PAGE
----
RAID 1 vs. RAID 5: Full Comparison

Raid 1 vs Raid 5

RAID 1 vs. RAID 5: Full Comparison

RAID 1 vs. RAID 5: Five Must Know Facts

  • RAID 1 is used to mirror, or duplicate, one drive to another in real-time.
  • RAID 5 puts multiple drives into a single logical drive and spreads the written data in blocks across each drive.
  • RAID 1 has no form of information parity or striping.
  • RAID 5 does not mirror information to other drives.
  • Both 1 and 5 arrays can be set up on nearly any RAID setup.

What Is RAID?

RAID stands for redundant array of inexpensive/independent disks. It is a data storage virtualization technology that manages multiple physical disk drive components as one or more logical units. The point is to increase data redundancy for security and stability as well as to improve server performance.

Data is distributed across the available drives in one of several ways known as RAID levels. Each RAID level provides a variation to reliability, availability, performance, and capacity. The different RAID levels to know are:

  • RAID 0: Uses striping with no mirroring or parity.
  • RAID 1 Mirrors data with no parity or striping.
  • RAID 2 Bit-level striping with Hamming-code parity.
  • RAID 3 Byte-level striping with dedicated parity.
  • RAID 4 Block-level striping with dedicated parity.
  • RAID 5 Block-level striping with distributed parity.
  • RAID 6 Block-level striping with double distributed parity.

Striping is a process that distributes the contents of each file across all of the drives connected in the RAID set. Disk mirroring is the process of replicating logical disk volumes onto separate drives in real-time. Parity is a simple form of error detecting code.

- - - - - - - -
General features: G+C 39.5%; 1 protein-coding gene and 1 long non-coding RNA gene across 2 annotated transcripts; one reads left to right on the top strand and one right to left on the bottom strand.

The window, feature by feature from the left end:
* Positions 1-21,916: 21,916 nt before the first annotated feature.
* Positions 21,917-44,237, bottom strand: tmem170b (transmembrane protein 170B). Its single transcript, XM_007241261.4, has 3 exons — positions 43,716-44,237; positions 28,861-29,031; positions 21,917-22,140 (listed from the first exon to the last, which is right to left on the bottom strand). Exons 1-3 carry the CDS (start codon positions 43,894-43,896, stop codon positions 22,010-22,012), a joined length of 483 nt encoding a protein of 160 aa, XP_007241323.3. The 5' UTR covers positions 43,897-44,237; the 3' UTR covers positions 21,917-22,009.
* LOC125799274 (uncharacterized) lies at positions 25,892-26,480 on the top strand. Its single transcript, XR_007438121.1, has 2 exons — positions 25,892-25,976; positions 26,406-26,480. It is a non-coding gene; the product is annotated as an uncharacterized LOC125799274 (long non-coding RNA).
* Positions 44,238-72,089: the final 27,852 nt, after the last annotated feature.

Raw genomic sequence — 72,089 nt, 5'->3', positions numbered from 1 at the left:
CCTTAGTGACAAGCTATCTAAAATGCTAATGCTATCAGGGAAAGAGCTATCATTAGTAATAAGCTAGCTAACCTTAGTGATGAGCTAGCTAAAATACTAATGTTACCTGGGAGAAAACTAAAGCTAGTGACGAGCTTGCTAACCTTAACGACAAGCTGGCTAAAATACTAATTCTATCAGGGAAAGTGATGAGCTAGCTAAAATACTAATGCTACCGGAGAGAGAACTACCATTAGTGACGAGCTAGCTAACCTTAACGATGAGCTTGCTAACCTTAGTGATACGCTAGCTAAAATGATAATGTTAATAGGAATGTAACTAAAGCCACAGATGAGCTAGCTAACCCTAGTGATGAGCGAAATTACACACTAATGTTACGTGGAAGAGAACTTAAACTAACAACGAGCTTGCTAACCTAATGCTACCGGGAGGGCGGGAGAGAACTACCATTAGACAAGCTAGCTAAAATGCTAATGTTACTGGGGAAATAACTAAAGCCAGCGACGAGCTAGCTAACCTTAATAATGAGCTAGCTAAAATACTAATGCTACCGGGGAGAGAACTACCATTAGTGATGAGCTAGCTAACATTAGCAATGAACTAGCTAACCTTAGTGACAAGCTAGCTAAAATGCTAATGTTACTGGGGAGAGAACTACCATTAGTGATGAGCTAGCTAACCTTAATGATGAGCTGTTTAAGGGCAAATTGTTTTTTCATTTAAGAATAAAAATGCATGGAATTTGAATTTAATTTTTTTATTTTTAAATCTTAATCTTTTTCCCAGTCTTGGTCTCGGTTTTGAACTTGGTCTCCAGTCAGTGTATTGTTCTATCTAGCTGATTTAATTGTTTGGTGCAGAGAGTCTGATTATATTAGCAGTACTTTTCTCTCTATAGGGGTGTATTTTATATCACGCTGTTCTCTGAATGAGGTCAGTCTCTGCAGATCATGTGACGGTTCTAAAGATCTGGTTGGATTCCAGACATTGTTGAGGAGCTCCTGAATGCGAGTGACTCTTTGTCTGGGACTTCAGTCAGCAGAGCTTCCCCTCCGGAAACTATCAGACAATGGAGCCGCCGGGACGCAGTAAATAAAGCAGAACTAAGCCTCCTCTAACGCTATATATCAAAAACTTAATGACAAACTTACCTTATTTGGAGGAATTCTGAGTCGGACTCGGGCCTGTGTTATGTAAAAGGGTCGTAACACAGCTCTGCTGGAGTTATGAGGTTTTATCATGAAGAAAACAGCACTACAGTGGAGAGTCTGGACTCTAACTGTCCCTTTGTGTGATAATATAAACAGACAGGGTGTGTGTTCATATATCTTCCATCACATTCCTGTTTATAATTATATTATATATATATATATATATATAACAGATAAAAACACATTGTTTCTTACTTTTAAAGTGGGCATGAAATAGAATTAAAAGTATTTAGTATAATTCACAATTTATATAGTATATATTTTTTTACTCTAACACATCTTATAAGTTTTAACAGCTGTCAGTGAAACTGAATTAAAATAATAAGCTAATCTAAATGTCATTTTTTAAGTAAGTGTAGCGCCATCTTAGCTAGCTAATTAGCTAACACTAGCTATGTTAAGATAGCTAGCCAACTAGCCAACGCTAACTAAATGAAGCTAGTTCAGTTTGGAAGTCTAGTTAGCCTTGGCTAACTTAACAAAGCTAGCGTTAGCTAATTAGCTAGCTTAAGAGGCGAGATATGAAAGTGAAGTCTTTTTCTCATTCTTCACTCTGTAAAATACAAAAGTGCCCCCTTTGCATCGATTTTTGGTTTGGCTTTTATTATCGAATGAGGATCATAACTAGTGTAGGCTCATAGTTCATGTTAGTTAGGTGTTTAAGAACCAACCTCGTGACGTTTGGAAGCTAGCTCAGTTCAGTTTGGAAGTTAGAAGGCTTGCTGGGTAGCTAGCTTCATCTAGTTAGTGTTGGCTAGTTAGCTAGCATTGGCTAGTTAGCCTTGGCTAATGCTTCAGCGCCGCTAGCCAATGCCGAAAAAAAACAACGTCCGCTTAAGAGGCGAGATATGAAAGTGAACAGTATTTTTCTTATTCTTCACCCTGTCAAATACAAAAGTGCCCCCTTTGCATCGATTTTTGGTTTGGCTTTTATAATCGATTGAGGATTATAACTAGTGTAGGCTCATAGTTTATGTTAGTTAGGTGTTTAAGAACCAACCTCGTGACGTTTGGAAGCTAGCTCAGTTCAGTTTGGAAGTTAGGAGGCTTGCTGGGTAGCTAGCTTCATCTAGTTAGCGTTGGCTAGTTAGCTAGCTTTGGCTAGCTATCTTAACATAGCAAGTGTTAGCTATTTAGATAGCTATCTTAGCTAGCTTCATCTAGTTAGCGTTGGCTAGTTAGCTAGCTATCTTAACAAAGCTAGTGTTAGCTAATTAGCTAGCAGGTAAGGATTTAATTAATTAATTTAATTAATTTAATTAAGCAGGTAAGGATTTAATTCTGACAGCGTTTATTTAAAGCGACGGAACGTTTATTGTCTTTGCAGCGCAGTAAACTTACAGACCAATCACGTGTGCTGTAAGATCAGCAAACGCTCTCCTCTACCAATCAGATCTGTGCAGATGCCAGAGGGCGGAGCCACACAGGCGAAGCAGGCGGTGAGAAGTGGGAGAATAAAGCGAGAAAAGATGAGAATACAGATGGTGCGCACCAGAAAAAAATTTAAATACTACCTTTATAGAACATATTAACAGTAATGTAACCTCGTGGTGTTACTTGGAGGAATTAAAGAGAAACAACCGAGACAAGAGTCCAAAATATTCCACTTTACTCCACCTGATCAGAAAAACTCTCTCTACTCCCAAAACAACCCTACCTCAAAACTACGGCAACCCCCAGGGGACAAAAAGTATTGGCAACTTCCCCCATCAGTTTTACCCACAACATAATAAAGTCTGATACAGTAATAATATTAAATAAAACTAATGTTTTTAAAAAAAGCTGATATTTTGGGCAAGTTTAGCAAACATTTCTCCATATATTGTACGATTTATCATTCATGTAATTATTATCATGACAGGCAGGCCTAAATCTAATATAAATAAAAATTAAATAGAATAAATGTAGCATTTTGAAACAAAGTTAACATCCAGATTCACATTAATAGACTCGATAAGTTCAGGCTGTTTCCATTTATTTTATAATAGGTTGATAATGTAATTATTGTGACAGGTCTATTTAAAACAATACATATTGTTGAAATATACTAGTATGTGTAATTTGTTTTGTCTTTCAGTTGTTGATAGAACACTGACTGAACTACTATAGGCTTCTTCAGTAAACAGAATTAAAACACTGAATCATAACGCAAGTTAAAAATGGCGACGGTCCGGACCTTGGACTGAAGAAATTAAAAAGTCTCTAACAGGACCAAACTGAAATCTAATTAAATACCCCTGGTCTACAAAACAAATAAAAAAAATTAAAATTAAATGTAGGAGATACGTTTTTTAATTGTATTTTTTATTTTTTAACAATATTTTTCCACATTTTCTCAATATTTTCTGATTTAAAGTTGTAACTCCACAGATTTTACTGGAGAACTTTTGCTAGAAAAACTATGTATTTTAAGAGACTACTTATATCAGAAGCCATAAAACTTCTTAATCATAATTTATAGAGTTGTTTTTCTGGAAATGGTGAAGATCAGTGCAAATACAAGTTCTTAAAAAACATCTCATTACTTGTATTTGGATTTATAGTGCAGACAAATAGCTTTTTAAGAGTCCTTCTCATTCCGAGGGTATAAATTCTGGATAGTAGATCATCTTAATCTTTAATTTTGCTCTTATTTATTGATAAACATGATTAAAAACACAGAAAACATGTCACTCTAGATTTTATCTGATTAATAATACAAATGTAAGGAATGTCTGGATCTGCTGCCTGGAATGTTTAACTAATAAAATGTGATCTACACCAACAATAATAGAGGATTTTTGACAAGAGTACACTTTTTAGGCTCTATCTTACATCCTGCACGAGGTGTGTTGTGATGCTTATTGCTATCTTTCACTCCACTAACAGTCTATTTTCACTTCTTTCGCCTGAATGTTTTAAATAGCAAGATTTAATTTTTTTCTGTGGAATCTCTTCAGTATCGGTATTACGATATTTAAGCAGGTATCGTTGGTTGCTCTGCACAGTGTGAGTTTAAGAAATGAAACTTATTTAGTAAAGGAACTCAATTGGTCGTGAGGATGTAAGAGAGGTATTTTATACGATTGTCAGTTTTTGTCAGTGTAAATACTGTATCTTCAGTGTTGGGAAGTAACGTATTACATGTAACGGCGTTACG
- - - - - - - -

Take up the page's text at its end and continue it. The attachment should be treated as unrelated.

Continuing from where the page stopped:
Striping data across multiple drives in a RAID set allows for expanded storage. This is only useful for using a set of hard drives as a single logical drive as striping alone as in a RAID 0 level relies on drive stability. If any drive in a RAID 0 set fails, the logical drive fails. The benefit to this process is an increased throughput of reading and write operations multiplied by the number of storage drives in the RAID set.

Mirroring is a redundancy feature meant to improve the security of drive data by creating copies. This can help keep your data safe if you happen to experience a drive failure as the mirrored drive contains the exact same information.

What Is RAID 1?

This graphic illustrates the benefits of each RAID level or array.

RAID 1 uses only data mirroring. One drive can be selected out of the RAID set to copy to one or more other drives in the set. This creates an exact duplicate of the files on the original drive. This level is often used to increase data security. It can also be used to increase open access to a set of information. As each drive has a limit to its read/write speeds, multiple users can access information quicker with mirrored RAID drive by causing less stress on the main drive.

A RAID 1 array remains functional as long as one drive is still working. That means drives in the set that fail can be quickly replaced with no data loss and only a small amount of downtime.

What Is RAID 5?

This graphic illustrates the primary advantages of RAID 5.